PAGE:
Our 6th annual ABC7 Listens Poll on gay and lesbian issues shows that acceptance of gays and lesbians is increasing in the Bay Area.
It's that time of year again when hundreds of thousands of gays and lesbians come to San Francisco for the annual gay pride celebration. It's the largest celebration of its kind in the United States, and it's no wonder so many people come here.
In our annual ABC7 Listens Poll on gay and lesbian issues, we asked you questions about gay rights that are asked in national polls. Overwhelmingly, respondents to our poll felt that relationships between gays should be legal -- 81 percent compared to 55 percent nationally.
"Have we reached a plateau where 81 percent approval is as high as it can get in the Bay Area? No, I'd say not. I predict it will go higher," says SFSU Professor Gilbert Herdt who heads up the Department of Human Sexuality Studies at San Francisco State University. "We do live, in a sense, in an island in the Bay Area. It is a very, very progressive area in all kinds of ways."
Herdt is an expert on public perception of sexuality and he says it's not surprising the Bay Area is on the forefront of sexual equality.
"We generally have a more highly educated, more mobile population of people who come here seeking good jobs and a good way of life and there's something about that that creates a sense of tolerance," says Professor Herdt.
Since 1983, national polls have shown little change in the acceptance of homosexuality. Our poll, however, found that people in the Bay Area are much more tolerant.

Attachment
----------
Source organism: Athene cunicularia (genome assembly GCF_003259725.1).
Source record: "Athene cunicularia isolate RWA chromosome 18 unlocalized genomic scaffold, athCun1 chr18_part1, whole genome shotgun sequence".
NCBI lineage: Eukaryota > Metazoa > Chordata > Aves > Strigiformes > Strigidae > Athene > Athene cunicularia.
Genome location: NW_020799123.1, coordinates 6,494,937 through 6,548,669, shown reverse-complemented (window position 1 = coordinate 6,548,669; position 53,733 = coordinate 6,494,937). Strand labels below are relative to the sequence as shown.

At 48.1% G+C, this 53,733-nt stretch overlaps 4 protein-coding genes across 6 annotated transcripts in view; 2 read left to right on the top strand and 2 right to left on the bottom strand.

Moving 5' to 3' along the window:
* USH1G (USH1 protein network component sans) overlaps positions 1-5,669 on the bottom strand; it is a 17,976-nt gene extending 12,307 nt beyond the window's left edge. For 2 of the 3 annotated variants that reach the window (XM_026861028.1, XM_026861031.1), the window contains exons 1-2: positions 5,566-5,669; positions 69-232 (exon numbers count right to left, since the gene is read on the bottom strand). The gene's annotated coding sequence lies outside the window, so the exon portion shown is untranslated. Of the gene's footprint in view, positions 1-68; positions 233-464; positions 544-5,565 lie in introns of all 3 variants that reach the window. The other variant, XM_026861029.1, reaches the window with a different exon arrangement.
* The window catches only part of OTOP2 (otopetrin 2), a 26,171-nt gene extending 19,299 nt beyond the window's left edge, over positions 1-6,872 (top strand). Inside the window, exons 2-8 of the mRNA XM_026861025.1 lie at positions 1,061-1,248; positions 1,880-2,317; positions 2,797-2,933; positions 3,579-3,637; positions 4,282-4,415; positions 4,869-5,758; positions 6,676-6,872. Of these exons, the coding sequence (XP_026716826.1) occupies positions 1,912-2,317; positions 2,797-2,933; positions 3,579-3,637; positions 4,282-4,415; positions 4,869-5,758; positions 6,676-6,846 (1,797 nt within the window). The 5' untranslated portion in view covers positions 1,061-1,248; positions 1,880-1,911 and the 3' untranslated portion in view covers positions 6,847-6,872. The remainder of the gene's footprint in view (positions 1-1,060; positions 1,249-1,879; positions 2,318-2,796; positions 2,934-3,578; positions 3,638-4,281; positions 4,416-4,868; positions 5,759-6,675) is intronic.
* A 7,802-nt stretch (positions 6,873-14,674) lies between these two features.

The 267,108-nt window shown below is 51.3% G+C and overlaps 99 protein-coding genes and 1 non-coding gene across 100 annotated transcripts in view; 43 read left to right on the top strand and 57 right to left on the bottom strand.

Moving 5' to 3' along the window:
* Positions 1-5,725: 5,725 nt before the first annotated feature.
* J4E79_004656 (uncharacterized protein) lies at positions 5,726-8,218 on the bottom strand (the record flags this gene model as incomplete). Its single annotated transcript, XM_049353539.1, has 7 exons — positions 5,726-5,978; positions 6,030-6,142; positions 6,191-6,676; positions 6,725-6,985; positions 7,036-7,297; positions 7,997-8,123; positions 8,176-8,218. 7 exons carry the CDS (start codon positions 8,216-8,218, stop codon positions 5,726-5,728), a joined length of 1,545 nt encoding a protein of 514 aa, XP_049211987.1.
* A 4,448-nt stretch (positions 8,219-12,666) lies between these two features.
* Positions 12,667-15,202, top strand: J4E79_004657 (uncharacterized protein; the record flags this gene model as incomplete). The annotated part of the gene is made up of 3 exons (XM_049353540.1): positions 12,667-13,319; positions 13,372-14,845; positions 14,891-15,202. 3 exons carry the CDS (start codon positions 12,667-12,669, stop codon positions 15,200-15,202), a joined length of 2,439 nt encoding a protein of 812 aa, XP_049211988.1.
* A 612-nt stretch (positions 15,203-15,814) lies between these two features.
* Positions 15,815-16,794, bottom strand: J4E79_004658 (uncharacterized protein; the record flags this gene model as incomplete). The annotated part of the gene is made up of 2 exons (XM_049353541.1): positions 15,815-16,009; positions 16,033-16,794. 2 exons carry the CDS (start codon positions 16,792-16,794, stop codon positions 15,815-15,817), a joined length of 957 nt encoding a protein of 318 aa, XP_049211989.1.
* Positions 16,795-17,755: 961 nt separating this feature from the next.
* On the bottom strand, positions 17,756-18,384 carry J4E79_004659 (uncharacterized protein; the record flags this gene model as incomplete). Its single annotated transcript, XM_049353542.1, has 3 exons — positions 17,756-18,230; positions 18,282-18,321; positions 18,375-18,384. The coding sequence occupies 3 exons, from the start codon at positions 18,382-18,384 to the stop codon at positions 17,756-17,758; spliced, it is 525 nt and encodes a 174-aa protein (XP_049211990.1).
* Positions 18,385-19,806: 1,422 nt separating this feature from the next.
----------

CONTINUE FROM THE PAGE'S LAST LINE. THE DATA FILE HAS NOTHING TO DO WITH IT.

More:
Matt Coles, with the American Civil Liberties Union in New York, says our poll shows just how far the gay civil rights movement has come.
"California has been, I think, slowly but steadily confronting the issue of whether you ought to be able to treat people differently because they're lesbian or gay, because they're in a same-sex relationship. I think California has been having essentially an internal social dialog about that for the better part of 30, 35 years," says Coles.
In our poll, 94 percent felt gays should have equal rights in terms of job protection. Nationally that number is 89 percent. That's where the Bay Area was last year.
"I think California is... it's ahead of the rest of the country, but it's absolutely where the rest of the country is going," says Coles.
On marriage, our poll found that a clear majority (59 percent) believe gays and lesbians should have equal marriage rights.
"I was surprised to see that the support for marriage was as strong as it was across the whole Bay Area," says Coles.
Seventy-seven percent believe Social Security and healthcare benefits should be extended to those couples. Sixty-one percent say they will oppose a ballot initiative to change the state's Constitution to prevent gays and lesbians from marrying.
"I think those numbers are going to solidify and get stronger," says Coles.
The initiative's supporters disagree.
"Now that the court has destroyed the definition of marriage for a man and a woman, the people have even more motivation to override the court, and this is going to be a strong majority," says Randy Thomasson with Campaign for California Families.
The number of gays and lesbians who would be impacted by such an amendment is not definitively known. However, for six years in a row, our poll found that nearly 10 percent of our respondents identified as lesbian, gay, bisexual or transgender. That means there are some 700,000 LGBT people in the Bay Area.
Professor Herdt believes that number is likely higher in the region.
"I do think that the Bay Area is unique and probably has a disproportionately higher percentage -- at least 10 percent, maybe much more," says Professor Herdt.
Written and produced by Ken Miguel.